Mural Mural On the Wall: Gaia’s Whirlwind Week in D.C.
Baltimore-based street muralist Gaia has created dozens of murals in cities around the world, but locals probably know him as the hand and chicken guy. Gaia’s D.C. paintings have incorporated a lot of both. Take his largest work in town, an enormous painting on the side of H Street NE restaurant Smith Commons: It shows a rooster-headed man opening his robe to reveal an Albert Bierstadt Yosemite landscape. His now painted-over work behind the Logan Circle Whole Foods depicted a regal chicken flanked by human hands.
In late April, Gaia came back to town to create two new murals in the span of a week. No chickens this time; in one, he branched out to fish. But hands reappear in his latest local work, a portrait of development at a Benning Road NE building.
“Overfishing” Location: Tash House of Kabob and Nooshi restaurants, 524 8th St. SE
The restaurants’ owners commissioned Gaia to create the work based on a vision they had for the side of their space. Gaia came up with an image of a Japanese woman whose hair mingles with a school of fish, and executed it with the help of his fellow street artist and friend Nanook. He called it “Overfishing”—a pointed title for a work that shares a wall with a sushi restaurant—but he says it doesn’t take a hard stance on the issue. “It’s a very topical comment,” Gaia says.
The mural almost got derailed by “some outspoken members of the community who didn’t necessarily want such a flamboyant piece on the side of this new restaurant,” Gaia says. But the small group’s opposition didn’t go anywhere, and he wrapped up the piece on April 28.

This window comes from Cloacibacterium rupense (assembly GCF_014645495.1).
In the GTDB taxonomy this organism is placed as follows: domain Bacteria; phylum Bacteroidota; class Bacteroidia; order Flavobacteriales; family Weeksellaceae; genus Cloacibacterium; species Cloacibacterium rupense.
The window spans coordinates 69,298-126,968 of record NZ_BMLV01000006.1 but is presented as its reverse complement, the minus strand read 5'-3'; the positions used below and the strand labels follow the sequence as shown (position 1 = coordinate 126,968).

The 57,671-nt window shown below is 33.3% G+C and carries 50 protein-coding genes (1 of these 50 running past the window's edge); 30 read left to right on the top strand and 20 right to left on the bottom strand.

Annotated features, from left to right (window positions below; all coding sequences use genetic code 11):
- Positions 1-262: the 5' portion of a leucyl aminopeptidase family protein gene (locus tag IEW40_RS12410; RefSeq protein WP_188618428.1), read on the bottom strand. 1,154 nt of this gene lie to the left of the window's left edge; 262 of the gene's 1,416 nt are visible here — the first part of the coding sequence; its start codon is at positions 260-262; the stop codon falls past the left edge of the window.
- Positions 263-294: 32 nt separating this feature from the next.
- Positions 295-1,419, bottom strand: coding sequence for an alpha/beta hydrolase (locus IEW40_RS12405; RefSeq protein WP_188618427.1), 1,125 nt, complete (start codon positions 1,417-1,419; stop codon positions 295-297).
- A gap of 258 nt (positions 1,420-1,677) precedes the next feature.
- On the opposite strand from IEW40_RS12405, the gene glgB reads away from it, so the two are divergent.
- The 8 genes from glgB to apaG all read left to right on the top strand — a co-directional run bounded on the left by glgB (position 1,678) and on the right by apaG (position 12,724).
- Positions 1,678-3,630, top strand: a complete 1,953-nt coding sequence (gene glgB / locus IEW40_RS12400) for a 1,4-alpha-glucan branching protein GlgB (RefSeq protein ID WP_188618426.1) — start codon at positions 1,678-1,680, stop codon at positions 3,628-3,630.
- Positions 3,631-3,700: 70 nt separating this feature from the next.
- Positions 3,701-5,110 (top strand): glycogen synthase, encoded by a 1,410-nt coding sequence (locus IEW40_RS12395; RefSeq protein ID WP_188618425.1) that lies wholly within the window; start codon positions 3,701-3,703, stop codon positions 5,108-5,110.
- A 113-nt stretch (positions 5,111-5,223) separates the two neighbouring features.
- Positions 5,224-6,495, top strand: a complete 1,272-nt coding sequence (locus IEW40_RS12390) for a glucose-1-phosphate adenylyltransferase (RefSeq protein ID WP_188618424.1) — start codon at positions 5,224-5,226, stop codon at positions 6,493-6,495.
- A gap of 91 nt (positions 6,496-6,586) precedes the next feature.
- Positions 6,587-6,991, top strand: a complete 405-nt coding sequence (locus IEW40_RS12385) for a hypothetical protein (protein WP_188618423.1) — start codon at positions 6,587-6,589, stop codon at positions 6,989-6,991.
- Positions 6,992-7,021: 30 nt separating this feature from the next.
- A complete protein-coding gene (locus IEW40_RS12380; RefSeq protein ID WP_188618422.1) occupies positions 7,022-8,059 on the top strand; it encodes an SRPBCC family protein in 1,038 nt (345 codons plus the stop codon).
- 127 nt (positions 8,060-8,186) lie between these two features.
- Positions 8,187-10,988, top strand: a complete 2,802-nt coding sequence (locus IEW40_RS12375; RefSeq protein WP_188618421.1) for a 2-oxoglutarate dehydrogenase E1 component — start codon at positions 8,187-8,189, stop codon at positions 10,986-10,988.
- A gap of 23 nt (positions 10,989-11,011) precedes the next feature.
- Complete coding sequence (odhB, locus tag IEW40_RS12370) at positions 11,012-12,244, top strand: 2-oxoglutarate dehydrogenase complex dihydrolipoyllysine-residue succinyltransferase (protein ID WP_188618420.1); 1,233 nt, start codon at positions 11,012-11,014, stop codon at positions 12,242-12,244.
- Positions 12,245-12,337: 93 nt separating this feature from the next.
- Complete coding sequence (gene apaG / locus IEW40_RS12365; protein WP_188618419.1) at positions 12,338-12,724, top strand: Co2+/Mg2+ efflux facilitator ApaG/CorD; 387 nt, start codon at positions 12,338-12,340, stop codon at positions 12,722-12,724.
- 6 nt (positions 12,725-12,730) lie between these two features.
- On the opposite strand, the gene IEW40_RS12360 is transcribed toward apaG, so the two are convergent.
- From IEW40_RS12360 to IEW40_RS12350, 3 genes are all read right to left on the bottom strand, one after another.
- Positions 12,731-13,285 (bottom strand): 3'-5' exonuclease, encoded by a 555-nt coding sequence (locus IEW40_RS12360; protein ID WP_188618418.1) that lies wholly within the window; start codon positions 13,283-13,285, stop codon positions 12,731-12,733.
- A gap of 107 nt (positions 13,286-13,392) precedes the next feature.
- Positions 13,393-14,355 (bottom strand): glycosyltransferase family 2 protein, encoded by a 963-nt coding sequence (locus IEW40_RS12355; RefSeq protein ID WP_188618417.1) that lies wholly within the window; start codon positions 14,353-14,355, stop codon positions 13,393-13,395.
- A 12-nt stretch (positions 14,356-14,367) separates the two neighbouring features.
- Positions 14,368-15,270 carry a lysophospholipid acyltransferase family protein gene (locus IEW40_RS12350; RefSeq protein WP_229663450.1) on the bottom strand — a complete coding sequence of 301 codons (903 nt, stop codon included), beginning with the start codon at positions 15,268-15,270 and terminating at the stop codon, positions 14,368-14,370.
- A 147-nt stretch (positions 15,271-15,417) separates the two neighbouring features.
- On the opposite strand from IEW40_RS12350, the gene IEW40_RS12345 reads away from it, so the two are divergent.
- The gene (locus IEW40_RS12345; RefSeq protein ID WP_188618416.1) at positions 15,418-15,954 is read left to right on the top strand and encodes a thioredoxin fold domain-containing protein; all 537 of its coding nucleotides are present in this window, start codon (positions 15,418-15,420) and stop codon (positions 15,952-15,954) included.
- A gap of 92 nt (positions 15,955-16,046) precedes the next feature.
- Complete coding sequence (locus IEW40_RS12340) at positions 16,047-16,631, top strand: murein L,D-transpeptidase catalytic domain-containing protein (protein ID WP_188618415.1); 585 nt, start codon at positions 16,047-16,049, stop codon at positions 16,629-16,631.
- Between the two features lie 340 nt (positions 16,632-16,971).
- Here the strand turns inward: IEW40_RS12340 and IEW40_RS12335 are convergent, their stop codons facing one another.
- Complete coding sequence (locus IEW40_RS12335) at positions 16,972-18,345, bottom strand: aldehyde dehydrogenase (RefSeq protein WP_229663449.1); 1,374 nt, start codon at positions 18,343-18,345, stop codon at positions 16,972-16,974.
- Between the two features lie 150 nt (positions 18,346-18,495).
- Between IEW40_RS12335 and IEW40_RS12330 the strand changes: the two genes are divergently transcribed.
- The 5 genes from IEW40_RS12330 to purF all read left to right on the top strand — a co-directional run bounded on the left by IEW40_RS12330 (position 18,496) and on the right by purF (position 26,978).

“The Three Stages of 1817 Benning Road” Location: 1817 Benning Road NE
Jamaal Claggion, the owner of an office and a new four-unit condo building at 1817 and 1815 Benning Road NE, was looking for muralists who “were doing stuff on a different level.” He caught a news report on Gaia’s Barracks Row piece and thought he’d found his guy. When Claggion contacted Gaia, he wasn’t sure what concept he wanted, so Gaia came up with something for him: an image of Claggion’s hand carrying 1817 Benning Road through three stages of its life. (Gaia recently completed a mural for the Do Art Foundation in Montreal that uses the same idea.) “I didn’t get it at first,” Claggion says. “I was like, “Really? Use my hands? OK.”
Gaia began the piece on April 29 and finished the next day. Claggion was thrilled. “It came out perfect…and it actually gives the kids in this neighborhood something to look at,” he says.